Drama, comedy, horror all in new HBO series Room 104

Melonie Diaz and Ethan Kent (both above) and Sameerah Luqmaan-Harris and Orlando Jones (both below) star in HBO series Room 104.
Melonie Diaz and Ethan Kent (both above) and Sameerah Luqmaan-Harris and Orlando Jones star in HBO series Room 104.PHOTO: HBO ASIA
Melonie Diaz and Ethan Kent (both above) and Sameerah Luqmaan-Harris and Orlando Jones (both below) star in HBO series Room 104.
Melonie Diaz and Ethan Kent and Sameerah Luqmaan-Harris and Orlando Jones (both above) star in HBO series Room 104.PHOTO: HBO ASIA

The Duplass brothers explore unrelated stories that take place in the same hotel room in their anthology TV series Room 104

If you were a film-maker and given a small budget, a couple of actors, three days and a single room to tell a story in, what would you come up with?

That was the idea behind the Duplass brothers' latest project, the anthology television series Room 104, which airs on Cinemax on Saturdays (StarHub TV Channel 611, 11.30am and 10pm).

The actor-film-maker siblings are going a little off-brand with the show, which they wrote and produced. They are mostly known for making low-budget, naturalistically acted indie comedies such as Baghead (2008) and Jeff, Who Lives At Home (2011), often labelled "mumblecore" cinema because of their improvised, deliberately ordinary style.

Room 104, on the other hand, is a series of unrelated stories that just happen to take place in the same modest hotel room and run the gamut from drama to comedy to horror.

Speaking to The Straits Times and other press in Los Angeles recently, the Duplasses say this was an idea they had been germinating for a decade and are now using to showcase lesser-known actors and directors.

Mark Duplass, 40, says: "Jay and I were feeling it might be fun to sort of take off our skin a little bit. For better or for worse, we've become known as these purveyors of naturalistic, comedic dramas about feelings. We love that and there's some of that in Room 104, but we like other things too."

With the series, they wanted to break away from conventional storytelling.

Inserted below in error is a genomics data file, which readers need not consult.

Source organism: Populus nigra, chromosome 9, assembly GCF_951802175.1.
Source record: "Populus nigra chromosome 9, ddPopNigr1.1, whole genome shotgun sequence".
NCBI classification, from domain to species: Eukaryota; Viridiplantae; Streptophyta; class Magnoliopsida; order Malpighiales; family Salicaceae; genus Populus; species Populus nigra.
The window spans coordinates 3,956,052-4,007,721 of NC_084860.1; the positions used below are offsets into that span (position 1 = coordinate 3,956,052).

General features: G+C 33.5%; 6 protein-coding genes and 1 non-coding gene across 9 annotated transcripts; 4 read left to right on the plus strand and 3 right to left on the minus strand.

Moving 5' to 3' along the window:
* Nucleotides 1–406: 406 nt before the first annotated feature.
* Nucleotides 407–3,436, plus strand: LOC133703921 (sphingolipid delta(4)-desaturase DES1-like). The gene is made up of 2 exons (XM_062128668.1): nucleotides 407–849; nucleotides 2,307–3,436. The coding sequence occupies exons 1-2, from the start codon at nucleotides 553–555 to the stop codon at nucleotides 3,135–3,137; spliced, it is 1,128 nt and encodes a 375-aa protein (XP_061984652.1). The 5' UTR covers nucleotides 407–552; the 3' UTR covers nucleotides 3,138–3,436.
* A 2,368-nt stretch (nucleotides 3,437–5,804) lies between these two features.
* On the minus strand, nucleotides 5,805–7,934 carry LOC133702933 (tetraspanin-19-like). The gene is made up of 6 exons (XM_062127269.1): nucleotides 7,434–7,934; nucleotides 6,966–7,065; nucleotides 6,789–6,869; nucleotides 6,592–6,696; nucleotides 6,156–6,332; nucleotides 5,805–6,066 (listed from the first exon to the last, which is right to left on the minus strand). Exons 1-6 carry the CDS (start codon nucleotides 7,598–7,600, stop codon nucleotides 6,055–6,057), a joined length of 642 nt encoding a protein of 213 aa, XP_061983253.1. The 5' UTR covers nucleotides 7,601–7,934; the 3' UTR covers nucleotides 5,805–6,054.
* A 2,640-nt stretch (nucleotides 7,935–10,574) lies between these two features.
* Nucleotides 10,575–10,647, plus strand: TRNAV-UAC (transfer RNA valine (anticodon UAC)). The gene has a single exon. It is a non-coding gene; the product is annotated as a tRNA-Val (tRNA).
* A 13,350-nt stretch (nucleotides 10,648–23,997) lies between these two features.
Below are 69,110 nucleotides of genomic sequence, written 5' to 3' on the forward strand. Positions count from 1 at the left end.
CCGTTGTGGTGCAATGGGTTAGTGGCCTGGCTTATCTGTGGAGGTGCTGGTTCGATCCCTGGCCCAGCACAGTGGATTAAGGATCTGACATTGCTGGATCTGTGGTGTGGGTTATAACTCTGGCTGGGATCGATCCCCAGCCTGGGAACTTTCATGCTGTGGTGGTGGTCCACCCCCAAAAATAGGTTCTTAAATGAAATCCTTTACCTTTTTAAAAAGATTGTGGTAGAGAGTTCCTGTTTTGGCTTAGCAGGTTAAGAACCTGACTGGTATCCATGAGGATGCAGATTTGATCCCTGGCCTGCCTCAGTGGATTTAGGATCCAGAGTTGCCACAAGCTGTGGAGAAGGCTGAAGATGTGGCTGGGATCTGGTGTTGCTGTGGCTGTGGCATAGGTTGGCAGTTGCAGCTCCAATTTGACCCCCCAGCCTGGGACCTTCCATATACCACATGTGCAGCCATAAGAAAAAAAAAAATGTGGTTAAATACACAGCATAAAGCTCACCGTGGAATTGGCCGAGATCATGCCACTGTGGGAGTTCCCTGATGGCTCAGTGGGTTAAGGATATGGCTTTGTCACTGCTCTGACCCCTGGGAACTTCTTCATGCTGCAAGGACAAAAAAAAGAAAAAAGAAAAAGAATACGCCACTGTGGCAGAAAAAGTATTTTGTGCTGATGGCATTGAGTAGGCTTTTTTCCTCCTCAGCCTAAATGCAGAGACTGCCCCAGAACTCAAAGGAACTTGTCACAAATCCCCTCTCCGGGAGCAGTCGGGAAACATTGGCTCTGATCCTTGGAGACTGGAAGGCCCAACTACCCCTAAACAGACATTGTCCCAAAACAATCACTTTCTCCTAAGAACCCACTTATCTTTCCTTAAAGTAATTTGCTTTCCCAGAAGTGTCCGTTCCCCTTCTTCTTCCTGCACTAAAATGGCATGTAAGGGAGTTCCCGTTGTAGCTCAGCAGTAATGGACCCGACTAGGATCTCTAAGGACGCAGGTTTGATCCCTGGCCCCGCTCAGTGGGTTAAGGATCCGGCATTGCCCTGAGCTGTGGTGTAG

He adds: "We were, like, 'What if there's a show where every night you tune in, not only is it a different story, but you don't even know what kind of story you're going to get?'

"We've done a lot of traditional narrative, but we've had this idea kicking around in our heads for the last 10 years - we were just not popular enough to make an anthology show 10 years ago. Everybody was just, like, 'Sounds interesting, but no.'"

Part of the reason it is happening now "is that we have a really good relationship with HBO, who's willing to take risks on us as long as we make things kind of cheaply", he says.

HBO aired Togetherness (2015 to 2016), the brothers' pensive comedy-drama about marriage and friendship, which Mark also starred in.

"Togetherness was two seasons. We did everything - wrote, directed, produced - and it almost killed us," says the film-maker, who is married to actress Katie Aselton, 38, and has a daughter, aged nine, and a son, four.

"So (we thought) what if we expanded our circle of collaboration, do a little less and see what happens if we invite younger, different and more interesting film-makers into the process?"

Another goal was "to work creatively within limits, which we've known how to do for years as independent film-makers".

He says: "Our first movie, The Puffy Chair (2006), was made for US$10,000 and we had to reverse-engineer a narrative that worked inside that framework, and that's really what Room 104 is.

"You get a room, you get three days to shoot an episode, you get a couple of actors, tops, and you can't leave the room. Then you see how creative you can be with that."

They made it a point to hire women to direct at least half the 12 episodes as well as cast lesser- known faces.

"Karan Soni is the perfect example of a character actor we love," says Mark.

The 28-year-old Indian-American appears in an episode titled The Internet, where his character must talk his mother (Poorna Jagannathan) through a computer- related task.

"He was in Deadpool (2016) and Ghostbusters (2016) and he's always playing the quirky Pakistani guy. But what if you give him a fully rounded-out story? Because we know him personally and he has a beautiful spirit and emotional range, we wrote a whole episode for him to do his thing."

Making the show relatable is the fact that "everyone stays in hotels", adds Jay Duplass, 44. He is married to social worker Jennifer TracyDuplass and has a daughter, eight, and a son, four.

"Everything happens in hotels. Mark and I are observers, we're obsessed with human behaviour and as we travel around, hotels and airports are places where you can really observe everyone doing their thing," he adds.

"That was what sparked this idea. You walk in a hotel room and you can kind of feel all the crazy things that have happened in there."

Jay, who also stars in the acclaimed drama series Transparent (2014 to now), says: "And people tend to let go of themselves a little bit in hotel rooms. It's almost like a small chance to reinvent yourself."

• Room 104 is also on HBO on StarHub Go and HBO On Demand.

A version of this article appeared in the print edition of The Straits Times on August 18, 2017, with the headline 'Room for creativity'. Print Edition | Subscribe